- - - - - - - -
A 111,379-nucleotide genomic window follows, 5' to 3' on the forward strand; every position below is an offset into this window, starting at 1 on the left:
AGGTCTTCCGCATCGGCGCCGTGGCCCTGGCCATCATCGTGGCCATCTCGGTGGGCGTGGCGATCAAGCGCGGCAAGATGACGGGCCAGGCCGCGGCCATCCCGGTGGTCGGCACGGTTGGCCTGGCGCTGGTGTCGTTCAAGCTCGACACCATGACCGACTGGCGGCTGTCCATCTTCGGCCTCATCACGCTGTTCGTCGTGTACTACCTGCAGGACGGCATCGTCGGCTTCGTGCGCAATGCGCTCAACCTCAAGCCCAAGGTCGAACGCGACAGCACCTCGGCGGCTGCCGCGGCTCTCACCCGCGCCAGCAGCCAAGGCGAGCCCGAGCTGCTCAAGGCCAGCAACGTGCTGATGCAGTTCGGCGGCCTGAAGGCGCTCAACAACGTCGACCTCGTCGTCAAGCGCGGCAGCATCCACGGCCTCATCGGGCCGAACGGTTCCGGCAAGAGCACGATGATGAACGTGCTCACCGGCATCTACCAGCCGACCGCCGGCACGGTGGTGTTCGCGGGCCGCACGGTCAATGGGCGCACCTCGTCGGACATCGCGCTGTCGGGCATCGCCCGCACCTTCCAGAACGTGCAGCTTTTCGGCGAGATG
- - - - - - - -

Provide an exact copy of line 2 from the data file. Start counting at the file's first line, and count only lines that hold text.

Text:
AGGTCTTCCGCATCGGCGCCGTGGCCCTGGCCATCATCGTGGCCATCTCGGTGGGCGTGGCGATCAAGCGCGGCAAGATGACGGGCCAGGCCGCGGCCATCCCGGTGGTCGGCACGGTTGGCCTGGCGCTGGTGTCGTTCAAGCTCGACACCATGACCGACTGGCGGCTGTCCATCTTCGGCCTCATCACGCTGTTCGTCGTGTACTACCTGCAGGACGGCATCGTCGGCTTCGTGCGCAATGCGCTCAACCTCAAGCCCAAGGTCGAACGCGACAGCACCTCGGCGGCTGCCGCGGCTCTCACCCGCGCCAGCAGCCAAGGCGAGCCCGAGCTGCTCAAGGCCAGCAACGTGCTGATGCAGTTCGGCGGCCTGAAGGCGCTCAACAACGTCGACCTCGTCGTCAAGCGCGGCAGCATCCACGGCCTCATCGGGCCGAACGGTTCCGGCAAGAGCACGATGATGAACGTGCTCACCGGCATCTACCAGCCGACCGCCGGCACGGTGGTGTTCGCGGGCCGCACGGTCAATGGGCGCACCTCGTCGGACATCGCGCTGTCGGGCATCGCCCGCACCTTCCAGAACGTGCAGCTTTTCGGCGAGATG